In summary, we've found 14 Obama-related hate crime incidents most all of which occurred in clusters around the time of Barack Obama's election victory (10) and around the time of his inauguration (3). In most of these incidents (93%) the known or alleged perpetrators were men, white (87%), or both (80%); and, the vast majority (93%) were young with 14 of the 15 persons arrested being between the ages of 18 and 24 years. These 14 hate crime incidents occurred in ten states, but the places where the crimes occurred and those arrested for them do not fit stereotypes of old, white Southerners clinging to hopes of a resurrected Confederacy. That the majority of those arrested are young tells us that the nation continues to transmit its beliefs of white supremacy. That less than 30% of the hate crime incidents occurred in former slave states, and that 20% of all states had an Obama-related hate crime incident (and these occurred coast to coast) tells us that the transmission of white supremacy from generation to generation is a national problem. The communities where Obama-related hate crimes occurred generally were places of relative weak support for the president. Finally, in general these communities were historically racist places to live; and, they were and are today disproportionately white communities.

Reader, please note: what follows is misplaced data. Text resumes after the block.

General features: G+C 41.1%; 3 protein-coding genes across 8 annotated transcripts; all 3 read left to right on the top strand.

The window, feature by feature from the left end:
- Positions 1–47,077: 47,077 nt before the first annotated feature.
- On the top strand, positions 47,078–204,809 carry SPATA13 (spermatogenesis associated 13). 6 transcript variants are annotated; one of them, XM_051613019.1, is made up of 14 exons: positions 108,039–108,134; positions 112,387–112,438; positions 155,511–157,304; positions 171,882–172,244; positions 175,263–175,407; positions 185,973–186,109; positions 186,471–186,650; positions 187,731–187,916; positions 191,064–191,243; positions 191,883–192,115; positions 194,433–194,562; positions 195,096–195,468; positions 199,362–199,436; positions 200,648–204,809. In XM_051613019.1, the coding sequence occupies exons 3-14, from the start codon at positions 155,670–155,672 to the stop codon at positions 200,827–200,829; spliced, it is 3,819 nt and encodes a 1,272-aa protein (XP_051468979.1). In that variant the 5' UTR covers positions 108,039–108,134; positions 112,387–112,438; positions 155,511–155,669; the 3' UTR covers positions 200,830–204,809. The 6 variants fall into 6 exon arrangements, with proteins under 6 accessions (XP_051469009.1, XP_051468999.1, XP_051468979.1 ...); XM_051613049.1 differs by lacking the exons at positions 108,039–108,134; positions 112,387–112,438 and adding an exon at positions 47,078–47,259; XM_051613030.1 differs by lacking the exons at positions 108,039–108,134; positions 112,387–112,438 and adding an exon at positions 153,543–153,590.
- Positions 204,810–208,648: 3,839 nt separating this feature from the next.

Note: This blog is available as a pdf at our website (see our Trend Reports and The Politics of Hate).